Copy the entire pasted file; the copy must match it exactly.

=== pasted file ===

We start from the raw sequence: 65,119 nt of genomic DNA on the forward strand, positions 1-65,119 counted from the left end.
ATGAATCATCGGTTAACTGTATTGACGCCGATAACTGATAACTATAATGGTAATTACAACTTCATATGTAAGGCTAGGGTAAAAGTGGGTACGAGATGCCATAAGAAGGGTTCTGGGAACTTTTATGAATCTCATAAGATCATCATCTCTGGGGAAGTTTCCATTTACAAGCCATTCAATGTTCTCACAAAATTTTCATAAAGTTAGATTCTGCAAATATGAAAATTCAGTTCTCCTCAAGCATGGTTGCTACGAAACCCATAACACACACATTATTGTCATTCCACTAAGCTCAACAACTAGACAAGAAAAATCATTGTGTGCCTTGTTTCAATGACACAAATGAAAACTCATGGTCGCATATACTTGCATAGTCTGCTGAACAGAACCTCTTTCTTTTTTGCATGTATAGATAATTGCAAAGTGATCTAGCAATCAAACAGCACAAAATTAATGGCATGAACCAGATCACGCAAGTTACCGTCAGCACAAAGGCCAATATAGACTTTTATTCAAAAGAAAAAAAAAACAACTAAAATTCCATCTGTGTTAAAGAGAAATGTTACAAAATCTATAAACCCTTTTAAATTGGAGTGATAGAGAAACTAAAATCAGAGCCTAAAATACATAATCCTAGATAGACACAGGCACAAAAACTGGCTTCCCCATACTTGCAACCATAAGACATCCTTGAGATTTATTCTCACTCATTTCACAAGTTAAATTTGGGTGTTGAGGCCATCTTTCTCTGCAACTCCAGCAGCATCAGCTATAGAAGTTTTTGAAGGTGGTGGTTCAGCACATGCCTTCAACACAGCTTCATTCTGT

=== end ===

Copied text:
We start from the raw sequence: 65,119 nt of genomic DNA on the forward strand, positions 1-65,119 counted from the left end.
ATGAATCATCGGTTAACTGTATTGACGCCGATAACTGATAACTATAATGGTAATTACAACTTCATATGTAAGGCTAGGGTAAAAGTGGGTACGAGATGCCATAAGAAGGGTTCTGGGAACTTTTATGAATCTCATAAGATCATCATCTCTGGGGAAGTTTCCATTTACAAGCCATTCAATGTTCTCACAAAATTTTCATAAAGTTAGATTCTGCAAATATGAAAATTCAGTTCTCCTCAAGCATGGTTGCTACGAAACCCATAACACACACATTATTGTCATTCCACTAAGCTCAACAACTAGACAAGAAAAATCATTGTGTGCCTTGTTTCAATGACACAAATGAAAACTCATGGTCGCATATACTTGCATAGTCTGCTGAACAGAACCTCTTTCTTTTTTGCATGTATAGATAATTGCAAAGTGATCTAGCAATCAAACAGCACAAAATTAATGGCATGAACCAGATCACGCAAGTTACCGTCAGCACAAAGGCCAATATAGACTTTTATTCAAAAGAAAAAAAAAACAACTAAAATTCCATCTGTGTTAAAGAGAAATGTTACAAAATCTATAAACCCTTTTAAATTGGAGTGATAGAGAAACTAAAATCAGAGCCTAAAATACATAATCCTAGATAGACACAGGCACAAAAACTGGCTTCCCCATACTTGCAACCATAAGACATCCTTGAGATTTATTCTCACTCATTTCACAAGTTAAATTTGGGTGTTGAGGCCATCTTTCTCTGCAACTCCAGCAGCATCAGCTATAGAAGTTTTTGAAGGTGGTGGTTCAGCACATGCCTTCAACACAGCTTCATTCTGT